Barnes & Noble’s New CEO Gives A Full-Throated Defense of Physical Stores
Barnes & Noble’s (BKS) new CEO, Demos Parneros, sees the new bookstores that arch-rival Amazon.com is opening as proof there is still a need and consumer appetite for brick-and-mortar book retailing.
Parneros, a longtime Staples (SPLS) retail executive, took the reins of the largest U.S. bookstore chain in April as its fourth CEO in as many years, after serving as operations chief for five months. He’s been given the mandate to revive a brand that has struggled to claim its share of online sales, notably from Amazon (AMZN), and that has not capitalized on the stabilization of print book sales in the U.S. following the abatement of the e-book boom.
The retailer reported an 8.3% decline in comparable sales (excluding its shrinking Nook e-reader and tablet business), in the holiday quarter, hurt by deep declines in shopper traffic. Much of its pain has been self-inflicted: Online sales rose only 2.2% last quarter, showing how far Barnes & Noble has to go in making its web site a go-to place for book buyers. (Last year, the retailer again overhauled its web site, improving its search and checkout.)
Having shed its college bookstore chain two years ago and downsized its Nook business, Barnes & Noble now has only its main retail business to rely on for growth. Yet despite all its challenges, Parneros says Barnes & Noble’s future will be intimately tied to its fleet of 634 bookstores. The comeback of independent bookstores and the arrival of Amazon stores paradoxically reassure him about his own company’s future. “Amazon opening physical bookstores, that’s a bit of a validation that it’s a good business to be in; the independents who are neighborhood favorites, that’s another sign that people do want places to go to buy books, to learn, to explore,” says Parneros.
A few weeks into the job, Parneros has not yet telegraphed major changes in the bookseller’s direction, but he told Fortune Barnes & Noble was looking at smaller formats and testing different ideas, expanding its in-store cafe service to include options like wine, and tweaking its merchandise. The retailer is also trying out some changes such as moving the Nook area, once at the front of the store, to a less prominent place by customer service. At the same time, he dismissed the idea that the chain has too many stores, saying instead that stores were what made Barnes & Noble beloved of its customers.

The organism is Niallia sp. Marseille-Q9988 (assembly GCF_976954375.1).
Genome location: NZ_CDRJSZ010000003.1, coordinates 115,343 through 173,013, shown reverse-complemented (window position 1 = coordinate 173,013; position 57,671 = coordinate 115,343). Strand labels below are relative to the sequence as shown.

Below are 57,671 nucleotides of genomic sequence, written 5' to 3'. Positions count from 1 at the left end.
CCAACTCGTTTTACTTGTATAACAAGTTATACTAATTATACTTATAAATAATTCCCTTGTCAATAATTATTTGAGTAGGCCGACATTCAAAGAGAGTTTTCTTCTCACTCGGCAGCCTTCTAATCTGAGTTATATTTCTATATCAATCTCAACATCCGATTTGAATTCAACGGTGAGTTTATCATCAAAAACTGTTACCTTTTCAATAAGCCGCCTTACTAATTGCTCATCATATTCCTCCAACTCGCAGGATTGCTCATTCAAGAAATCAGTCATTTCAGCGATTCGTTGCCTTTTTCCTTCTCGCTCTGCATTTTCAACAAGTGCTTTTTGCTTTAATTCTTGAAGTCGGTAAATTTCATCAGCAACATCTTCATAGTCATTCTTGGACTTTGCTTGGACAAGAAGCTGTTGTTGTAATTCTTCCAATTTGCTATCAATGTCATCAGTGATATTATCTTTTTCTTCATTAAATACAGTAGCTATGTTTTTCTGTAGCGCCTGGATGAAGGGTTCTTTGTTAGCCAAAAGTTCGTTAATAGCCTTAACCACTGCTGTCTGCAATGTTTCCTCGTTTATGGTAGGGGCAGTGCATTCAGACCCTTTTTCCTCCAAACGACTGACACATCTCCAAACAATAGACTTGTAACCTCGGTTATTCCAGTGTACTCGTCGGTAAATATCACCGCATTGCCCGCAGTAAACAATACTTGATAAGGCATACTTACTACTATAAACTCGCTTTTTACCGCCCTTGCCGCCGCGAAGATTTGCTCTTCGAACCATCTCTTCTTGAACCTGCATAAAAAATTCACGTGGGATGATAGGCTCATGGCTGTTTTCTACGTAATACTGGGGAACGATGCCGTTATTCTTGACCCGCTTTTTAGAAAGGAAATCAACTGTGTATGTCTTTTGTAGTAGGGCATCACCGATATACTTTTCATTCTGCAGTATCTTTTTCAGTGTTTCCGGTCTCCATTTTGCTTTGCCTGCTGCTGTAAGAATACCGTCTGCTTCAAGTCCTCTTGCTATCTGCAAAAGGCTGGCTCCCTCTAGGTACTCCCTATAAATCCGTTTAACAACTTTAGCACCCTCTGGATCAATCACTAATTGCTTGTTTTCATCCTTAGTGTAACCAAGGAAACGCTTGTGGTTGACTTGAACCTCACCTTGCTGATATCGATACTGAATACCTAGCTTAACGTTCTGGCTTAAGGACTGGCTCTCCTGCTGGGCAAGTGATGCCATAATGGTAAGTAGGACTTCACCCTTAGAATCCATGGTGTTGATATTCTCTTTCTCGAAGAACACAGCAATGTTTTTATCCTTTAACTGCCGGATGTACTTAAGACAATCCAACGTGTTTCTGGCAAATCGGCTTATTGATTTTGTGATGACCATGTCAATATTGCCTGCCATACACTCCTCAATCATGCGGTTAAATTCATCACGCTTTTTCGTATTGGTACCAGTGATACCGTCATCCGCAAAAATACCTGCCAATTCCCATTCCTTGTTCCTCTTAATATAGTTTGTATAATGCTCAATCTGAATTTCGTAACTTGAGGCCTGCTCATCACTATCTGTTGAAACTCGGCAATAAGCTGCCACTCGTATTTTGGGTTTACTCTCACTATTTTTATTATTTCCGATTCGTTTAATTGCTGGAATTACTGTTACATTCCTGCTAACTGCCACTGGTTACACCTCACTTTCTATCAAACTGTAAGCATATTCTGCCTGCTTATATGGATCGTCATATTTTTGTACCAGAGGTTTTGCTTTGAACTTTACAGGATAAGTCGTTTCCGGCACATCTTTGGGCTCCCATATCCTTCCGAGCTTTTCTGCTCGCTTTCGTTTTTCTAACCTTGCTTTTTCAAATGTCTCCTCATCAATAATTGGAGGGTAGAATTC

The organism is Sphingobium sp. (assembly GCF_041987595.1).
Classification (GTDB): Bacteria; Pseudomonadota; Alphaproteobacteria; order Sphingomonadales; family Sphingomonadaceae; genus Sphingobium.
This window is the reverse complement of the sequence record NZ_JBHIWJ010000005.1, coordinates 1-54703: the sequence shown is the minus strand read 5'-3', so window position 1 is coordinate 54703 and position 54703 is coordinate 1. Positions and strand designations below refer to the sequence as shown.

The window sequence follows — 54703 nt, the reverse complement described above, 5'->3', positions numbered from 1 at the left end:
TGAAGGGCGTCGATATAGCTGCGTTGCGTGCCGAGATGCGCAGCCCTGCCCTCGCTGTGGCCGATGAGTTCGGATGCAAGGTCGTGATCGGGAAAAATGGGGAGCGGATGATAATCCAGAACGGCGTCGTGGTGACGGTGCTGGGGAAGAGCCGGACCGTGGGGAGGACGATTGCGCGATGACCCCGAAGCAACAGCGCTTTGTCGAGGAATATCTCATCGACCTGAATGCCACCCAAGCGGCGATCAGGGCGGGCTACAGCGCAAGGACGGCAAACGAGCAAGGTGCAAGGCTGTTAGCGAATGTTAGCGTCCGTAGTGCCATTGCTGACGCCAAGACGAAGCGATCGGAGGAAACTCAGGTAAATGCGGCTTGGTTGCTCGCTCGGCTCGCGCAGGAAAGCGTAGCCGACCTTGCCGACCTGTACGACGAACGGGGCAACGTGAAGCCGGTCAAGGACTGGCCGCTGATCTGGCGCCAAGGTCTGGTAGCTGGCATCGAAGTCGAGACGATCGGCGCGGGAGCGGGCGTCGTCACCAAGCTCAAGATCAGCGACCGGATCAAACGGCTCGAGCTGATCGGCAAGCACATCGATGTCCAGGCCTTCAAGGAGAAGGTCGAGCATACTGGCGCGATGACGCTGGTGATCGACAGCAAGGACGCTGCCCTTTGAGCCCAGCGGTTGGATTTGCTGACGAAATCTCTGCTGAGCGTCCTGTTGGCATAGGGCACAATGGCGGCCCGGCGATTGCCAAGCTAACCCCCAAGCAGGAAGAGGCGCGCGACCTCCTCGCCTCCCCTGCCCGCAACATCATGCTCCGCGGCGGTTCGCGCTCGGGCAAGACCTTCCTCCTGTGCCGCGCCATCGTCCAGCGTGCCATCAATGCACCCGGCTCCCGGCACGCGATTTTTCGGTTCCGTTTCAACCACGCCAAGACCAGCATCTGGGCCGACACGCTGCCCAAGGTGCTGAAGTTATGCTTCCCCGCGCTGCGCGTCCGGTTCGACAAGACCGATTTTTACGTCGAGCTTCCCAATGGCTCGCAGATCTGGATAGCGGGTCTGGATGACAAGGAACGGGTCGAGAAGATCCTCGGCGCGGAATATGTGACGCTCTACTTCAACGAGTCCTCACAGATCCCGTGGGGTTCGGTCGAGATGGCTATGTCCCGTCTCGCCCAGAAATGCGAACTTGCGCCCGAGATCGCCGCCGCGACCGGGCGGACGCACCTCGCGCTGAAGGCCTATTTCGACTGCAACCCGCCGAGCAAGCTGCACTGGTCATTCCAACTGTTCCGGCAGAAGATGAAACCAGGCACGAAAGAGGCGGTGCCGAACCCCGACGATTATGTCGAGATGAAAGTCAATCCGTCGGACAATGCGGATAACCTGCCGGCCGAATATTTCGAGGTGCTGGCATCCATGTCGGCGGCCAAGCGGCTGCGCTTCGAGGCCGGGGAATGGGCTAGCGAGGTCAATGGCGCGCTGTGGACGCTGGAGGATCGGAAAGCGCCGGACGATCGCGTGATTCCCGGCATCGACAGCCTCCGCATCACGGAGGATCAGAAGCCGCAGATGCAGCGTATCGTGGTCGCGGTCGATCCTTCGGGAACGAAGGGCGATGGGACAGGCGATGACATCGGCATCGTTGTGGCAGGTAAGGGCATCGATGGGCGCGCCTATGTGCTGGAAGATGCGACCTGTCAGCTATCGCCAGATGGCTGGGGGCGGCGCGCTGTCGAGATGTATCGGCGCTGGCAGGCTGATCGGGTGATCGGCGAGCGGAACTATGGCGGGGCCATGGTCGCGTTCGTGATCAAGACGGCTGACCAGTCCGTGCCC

Parneros sat down with Fortune this week at Barnes & Noble’s headquarters near New York City’s Union Square to share his initial thoughts. This interview has been edited for brevity and clarity.
FORTUNE: What are Barnes & Noble’s biggest challenges at this point?
Parneros: They’re the same as for other retailers. It’s dealing with lots of stores, the impact of the internet, rising costs, rents up, staffing costs… Nothing really goes down, everything goes up.
Margins are getting squeezed because of mobile, aging store fleets, stores that are too big.
Last year, Barnes & Noble again relaunched its e-commerce site. Is it helping you?
Our online grew modestly, 2.2%, so not nearly enough to offset the sales declines [in bookstores]. I think there is a shift, it just didn’t come to us.
Barnes & Noble still operates 634 stores, compared to 720 seven years ago. Given the comparable sales declines, are there still too many Barnes & Noble stores?
No. There aren’t. And I can say this having run a 2,000-store chain before. We are looking at whether they’re the right size and [asking,] are we in right markets? The good news is that over next five years, 500 leases are up for renewal. That puts the hammer back in our hand. And we can decide what to do with those stores. [Parneros noted that only a small fraction of stores are unprofitable.]
What do you think of the Amazon bookstores that have opened?
It’s a completely different shopper experience compared to Amazon. We have beautiful, large stores– the ability to roam and explore much more than in an edited, curated place. I walked several of the Amazon stores, and they are what they are. But they don’t have that richness and years of experience from people who are local and understand that market.
Last year, Barnes & Noble founder Len Riggio, serving as interim CEO, said the bookstore had hurt itself by not sufficiently staffing stores during busy times. What’s your take on that?
We’re definitely not looking to cut away hours because we already have a traffic and sales issue. We have no choice but to work this one hard: Is every hour created equal? Is labor on the right part of week?
You are experimenting with five new-format stores, including a 22,00o-square-foot one in Westchester, New York that has a large cafe and relatively smaller selling space compared to your other stores. How do you know what to spend on store improvements and how to roll out new concepts that are working?
We’re calling those our labs. What the five test stores hopefully will do for us is teach us. Did we find our lightning in the bottle for one of them that we can replicate? If we don’t, but some pieces are working, we can roll those backwards into the chain.
Barnes & Noble has done well with games and toys as well as vinyl records. What are your thoughts on the merchandise mix in the future?
We need to be innovative about how we sell books, but customers have given us the license to sell gifts and educational toys and other things and we can really seize that opportunity.
We’ve had a very successful model for many, many years. It needs a little bit of refreshing.